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Zimbabwe and the fear of taking action

By Lydia Cornu

Thirty two years ago, Zimbabwe celebrated its independence from British colonial rule, a moment that exhumed hope for a nation proclaimed the ‘Jewel of Africa’.

A group of doctors and nurses demonstrating for better pay and working conditions running away from charging riot police in Harare.
A group of doctors and nurses demonstrating for better pay and working conditions running away from charging riot police in Harare.

After years of unrest and civil war, the elections of February 1980 brought Robert Mugabe and his Zimbabwe African National Union – Patriotic Front (ZANU PF) party to power through a landslide victory.

Mugabe was pronounced an African Hero, credited with bringing about democracy and stunning the people with his conciliatory nature and addresses. For a decade, his policies were directly correlated with growth, success in both mining and agriculture, and overall prosperity.

His success in the agricultural sphere was apparent throughout the period of Independence, when approximately 6000 commercial farmers owned 46.5 per cent of the country’s arable land. White farmers, who represented less that 1 per cent of the population, owned 70 per cent of this land.

This was a result of the policies of Cecil Rhodes, the founder of Rhodesia and an ardent believer in British colonialism. Rhodes was responsible for promoting the idea to the House Of Assembly in Cape Town, South Africa, in 1887 that “the native is to be treated as a child and denied the franchise.

We must adopt a system of despotism in our relations with the barbarians of Southern Africa.” Thus, he effectively commenced the trend of ‘land grabbing’.

Under the Lancaster House Agreement of 1979, land redistribution was blocked for a period of ten years and Mugabe accepted a “willing buyer willing seller plan” when he came to power.

The level of cooperation from ZANU PF was perhaps a front in so far as it enabled them to achieve independence and attain power. Unsurprisingly, once the agreed time frame had elapsed, Mugabe began what he titled, “the best thing that ever happened”: land reforms.

He made no attempts to hide his feelings towards the so-called ‘white imperialists’. In a speech at Mount Olivet Baptist Church in Harlem, New York, in September 2008, he declared: “What we hate is not the colour of their skins but the evil that emanates from them.”

Later, in the same year, he spoke to the ZANU PF Congress in Harare, and proclaimed “the white man is not indigenous to Africa. Africa is for Africans. Zimbabwe is for Zimbabweans.”

It follows, perhaps only logically, that he would come to base the majority of his decisions on an aversion to the non-native Zimbabweans. Despite a worsening economy, extreme – even “absolute” – poverty, and widespread starvation, Mugabe maintained that he only ever wanted what was in the best interest of his peoples.

In the past decade, the demise of the country and economic collapse has been predicted innumerable times. The 2008 elections were a telling time for the country, with Mugabe declaring that losing an election would mean being rejected by the people indicating, in that case, that “it is time to leave politics”.

Yet when he failed to win, he proclaimed that “only God” could make him leave.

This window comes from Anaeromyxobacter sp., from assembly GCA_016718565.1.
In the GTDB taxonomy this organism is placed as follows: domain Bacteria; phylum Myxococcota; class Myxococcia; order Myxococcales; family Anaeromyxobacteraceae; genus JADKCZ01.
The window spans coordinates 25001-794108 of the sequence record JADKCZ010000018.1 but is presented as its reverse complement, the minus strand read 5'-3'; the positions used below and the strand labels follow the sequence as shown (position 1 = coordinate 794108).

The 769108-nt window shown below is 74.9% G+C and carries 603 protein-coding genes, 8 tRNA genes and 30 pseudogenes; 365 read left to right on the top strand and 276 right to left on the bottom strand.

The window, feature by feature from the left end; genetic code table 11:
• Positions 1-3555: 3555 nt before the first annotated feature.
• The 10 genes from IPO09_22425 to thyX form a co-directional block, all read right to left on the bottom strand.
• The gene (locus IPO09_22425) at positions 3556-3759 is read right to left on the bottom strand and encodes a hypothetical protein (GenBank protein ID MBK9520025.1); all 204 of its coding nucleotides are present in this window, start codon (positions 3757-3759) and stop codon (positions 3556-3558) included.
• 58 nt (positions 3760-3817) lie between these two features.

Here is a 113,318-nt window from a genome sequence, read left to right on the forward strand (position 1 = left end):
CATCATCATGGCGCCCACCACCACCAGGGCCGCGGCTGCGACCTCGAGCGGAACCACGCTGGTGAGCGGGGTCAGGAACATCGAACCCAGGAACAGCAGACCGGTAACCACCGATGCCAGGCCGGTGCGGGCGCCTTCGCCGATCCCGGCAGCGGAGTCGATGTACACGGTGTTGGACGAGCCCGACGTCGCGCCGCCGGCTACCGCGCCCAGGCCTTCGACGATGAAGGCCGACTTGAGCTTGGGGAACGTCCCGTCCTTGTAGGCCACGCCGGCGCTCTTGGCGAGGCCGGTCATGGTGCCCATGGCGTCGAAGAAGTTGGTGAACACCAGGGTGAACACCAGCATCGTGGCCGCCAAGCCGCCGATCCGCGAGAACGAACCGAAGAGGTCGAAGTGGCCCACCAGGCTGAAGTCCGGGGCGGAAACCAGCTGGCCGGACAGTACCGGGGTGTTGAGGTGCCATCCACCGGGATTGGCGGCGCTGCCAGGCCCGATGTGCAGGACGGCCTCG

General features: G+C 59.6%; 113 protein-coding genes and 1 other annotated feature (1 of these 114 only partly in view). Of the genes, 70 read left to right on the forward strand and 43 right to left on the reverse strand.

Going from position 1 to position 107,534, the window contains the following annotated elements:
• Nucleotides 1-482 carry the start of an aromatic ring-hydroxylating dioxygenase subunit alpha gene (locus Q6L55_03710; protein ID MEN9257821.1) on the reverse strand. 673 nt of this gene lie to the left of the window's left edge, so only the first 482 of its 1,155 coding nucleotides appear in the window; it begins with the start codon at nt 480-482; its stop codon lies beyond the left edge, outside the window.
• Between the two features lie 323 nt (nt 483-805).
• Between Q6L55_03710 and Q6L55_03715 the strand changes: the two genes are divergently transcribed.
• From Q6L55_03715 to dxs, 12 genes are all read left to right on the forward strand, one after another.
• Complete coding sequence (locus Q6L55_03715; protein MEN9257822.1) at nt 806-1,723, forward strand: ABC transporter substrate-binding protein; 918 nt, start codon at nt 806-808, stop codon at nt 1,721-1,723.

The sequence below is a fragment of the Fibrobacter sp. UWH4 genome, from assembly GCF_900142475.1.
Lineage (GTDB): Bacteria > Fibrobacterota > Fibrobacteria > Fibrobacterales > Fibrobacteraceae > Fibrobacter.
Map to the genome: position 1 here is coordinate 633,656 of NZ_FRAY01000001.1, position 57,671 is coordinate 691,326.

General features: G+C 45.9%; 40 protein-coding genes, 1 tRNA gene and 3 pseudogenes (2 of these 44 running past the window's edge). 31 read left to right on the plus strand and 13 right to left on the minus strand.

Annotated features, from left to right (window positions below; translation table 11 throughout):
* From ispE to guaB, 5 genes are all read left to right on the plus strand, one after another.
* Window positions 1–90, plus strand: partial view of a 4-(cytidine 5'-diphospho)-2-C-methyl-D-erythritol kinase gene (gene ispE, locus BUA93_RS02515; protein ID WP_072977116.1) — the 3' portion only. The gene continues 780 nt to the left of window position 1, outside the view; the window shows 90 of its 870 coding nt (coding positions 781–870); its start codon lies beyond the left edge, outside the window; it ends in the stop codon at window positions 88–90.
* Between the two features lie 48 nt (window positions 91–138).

If there was previously any doubt on the matter, the power-sharing agreement between ZANU PF and the opposing MDC (Movement for Democratic Change) party that followed the contested elections brought to light Mugabe’s ever-growing greed and his forthcoming, fully-fledged kleptocracy.

David Coltart, MDC Senator and Human Rights lawyer, acknowledged the impotence of such an agreement but recognised that, in the face of “complete degeneration”, there are stark options. Power sharing is not uncommon in struggling democracies, despite it being more of a ‘fig leaf’ than a solution.

Over the past two decades, Zimbabwe has shifted from a promising democracy to irretrievably troubled waters, and the former ‘bread basket’ of Africa has taken a gradual downturn into the ‘basket case’ that it is today.

In an interview with the CNN in December 2008, Archbishop and Nobel Prize winner, Desmond Tutu, said of Mugabe: “He’s destroyed a wonderful country”, suggesting that Mugabe either step down or face indictment in the Hague.

Mugabe brushed off Tutu’s comments as “nonsense”, saying the “little man” doesn’t know what he is talking about, and that “you don’t leave power when the imperialists tell you to.”

Mugabe has blamed the downturn on economic sanctions imposed by the United States and European Union, which he attempted to have lifted when he addressed the United Nations General Assembly in September 2011. He did so to no avail, possibly heightening his hatred of the ‘white imperialists’.

The octogenarian President’s worsening health has his party worried: whether he will stand for re-election is anyone’s guess, but whether his party would survive without him seems highly unlikely. Mugabe claims to remain undecided on the decision to run once again.

The once luscious nation has been stripped bare. Most of Zimbabwe’s estimated nine million inhabitants live in growing fear, disheartened by its failing leaders. The problem therein lies not in the impossibility of a change of government, but in the angst of taking action.  The Sydney Globalist

Lydia Cornu is in her third year of a combined Bachelor of Science and Bachelor of Arts, majoring in Government and International Relations.